You baby is here! So just how do you recover while caring for a newborn? Check the links below – we cover everything from postpartum exercise to ab separations and postpartum cardio workouts.
Whether you had a c-section or a vaginal birth, you will find safe exercises you can do.
Postnatal Recovery & Exercise
You were asked to gain 15-35 lbs. over the course of nine months. Within the first four to six weeks your postnatal body is considered “normal” in the fact that all systems are back to normal. But you are left with loose muscles, extra fat, fluid retention for breastfeeding and sometimes some cellulite that did not reside on your thighs prior to getting pregnant.
At 3 weeks your body will be tapping into sources that have not fully recovered. At 6 weeks your body is considered “normal” in the fact that everything is back in it’s place. Your blood volume, uterus size, diaphragm etc. have all returned to their original size/place.
I get asked quite often about popular postpartum topics such as pre-workout snacks, how many calories should be consumed after pregnancy, and when it’s safe to get back into running after having a baby.
Is a bikini cut c-section really unnoticeable? How is a c-section performed? Many women spend most of their pregnancies assuming that they will be giving birth vaginally. But sometimes, surgery is necessary to give you and your baby the procedure that is the most efficient and safe for your situation. You might deliberately choose a C-section, or be surprised by the need for one.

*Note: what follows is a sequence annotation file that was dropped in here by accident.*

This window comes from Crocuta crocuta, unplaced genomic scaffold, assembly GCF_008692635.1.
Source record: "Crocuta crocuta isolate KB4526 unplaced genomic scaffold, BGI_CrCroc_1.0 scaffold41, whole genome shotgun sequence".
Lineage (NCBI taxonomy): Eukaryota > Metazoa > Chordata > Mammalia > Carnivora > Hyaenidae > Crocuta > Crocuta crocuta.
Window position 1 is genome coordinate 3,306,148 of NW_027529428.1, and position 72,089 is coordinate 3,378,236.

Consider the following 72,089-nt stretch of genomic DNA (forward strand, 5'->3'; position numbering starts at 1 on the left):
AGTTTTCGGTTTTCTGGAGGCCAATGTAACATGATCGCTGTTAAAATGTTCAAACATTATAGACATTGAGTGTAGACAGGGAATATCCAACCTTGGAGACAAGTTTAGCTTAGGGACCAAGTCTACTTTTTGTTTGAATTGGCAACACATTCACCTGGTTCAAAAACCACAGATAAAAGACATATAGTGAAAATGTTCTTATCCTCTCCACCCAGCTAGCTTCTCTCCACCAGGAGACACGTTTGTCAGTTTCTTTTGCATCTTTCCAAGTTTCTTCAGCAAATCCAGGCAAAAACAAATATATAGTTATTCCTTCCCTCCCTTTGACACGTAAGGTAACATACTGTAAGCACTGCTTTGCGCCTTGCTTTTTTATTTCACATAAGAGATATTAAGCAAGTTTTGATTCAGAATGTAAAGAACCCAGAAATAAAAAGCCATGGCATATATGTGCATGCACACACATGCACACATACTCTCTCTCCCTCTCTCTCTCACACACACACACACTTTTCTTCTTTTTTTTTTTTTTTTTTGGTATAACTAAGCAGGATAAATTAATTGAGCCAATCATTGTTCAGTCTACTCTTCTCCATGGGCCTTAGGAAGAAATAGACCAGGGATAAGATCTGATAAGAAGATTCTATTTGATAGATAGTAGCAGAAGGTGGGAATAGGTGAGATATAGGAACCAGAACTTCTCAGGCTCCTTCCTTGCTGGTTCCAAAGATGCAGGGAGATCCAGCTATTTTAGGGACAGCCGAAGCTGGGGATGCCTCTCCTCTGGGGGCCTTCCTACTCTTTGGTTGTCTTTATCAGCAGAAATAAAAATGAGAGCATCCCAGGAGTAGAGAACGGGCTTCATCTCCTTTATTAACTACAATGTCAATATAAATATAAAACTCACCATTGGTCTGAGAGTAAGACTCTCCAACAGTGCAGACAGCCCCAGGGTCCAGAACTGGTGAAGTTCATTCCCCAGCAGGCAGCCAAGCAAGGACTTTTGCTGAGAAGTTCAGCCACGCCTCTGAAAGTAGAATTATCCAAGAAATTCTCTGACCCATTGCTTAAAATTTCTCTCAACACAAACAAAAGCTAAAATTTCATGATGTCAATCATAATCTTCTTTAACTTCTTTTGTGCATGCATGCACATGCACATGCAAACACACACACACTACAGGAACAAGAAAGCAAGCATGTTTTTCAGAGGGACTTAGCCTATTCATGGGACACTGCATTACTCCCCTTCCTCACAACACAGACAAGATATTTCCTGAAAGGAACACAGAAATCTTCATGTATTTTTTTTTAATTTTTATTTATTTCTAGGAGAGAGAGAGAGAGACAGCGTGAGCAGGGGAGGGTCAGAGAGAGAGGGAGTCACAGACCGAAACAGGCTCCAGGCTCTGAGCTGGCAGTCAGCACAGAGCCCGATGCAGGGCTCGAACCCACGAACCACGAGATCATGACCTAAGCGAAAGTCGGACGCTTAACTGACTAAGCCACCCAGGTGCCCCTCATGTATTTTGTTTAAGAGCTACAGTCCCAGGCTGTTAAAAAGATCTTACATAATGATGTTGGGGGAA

Normal tissue in our bodies is aligned in a nice uniform direction. However, when scar tissue forms it is kind of like your toddler played pick up sticks and tossed them all over the floor. The tissue is laid down in haphazard directions.
You might experience numbness for a few months after birth; the nerves were cut! Your resumption of exercise will be slower, but the end result of getting back your core musculature is the same as with a vaginal delivery.
To get your body back it is important you work your core from the inside. Perform this four-minute workout. I am going to teach you how to activate the TA (transverse abdominis), PF (pelvic floor) and diaphragm. These ab exercises are safe for an abdominal separation – diastasis recti.
Some of your core muscles, in particular your pelvic floor and transverse abdominis (TA) are involved in labor. Having those muscles be as strong and flexible as possible during labor while greatly ease your baby’s entry into the world and you’ll be grateful for that.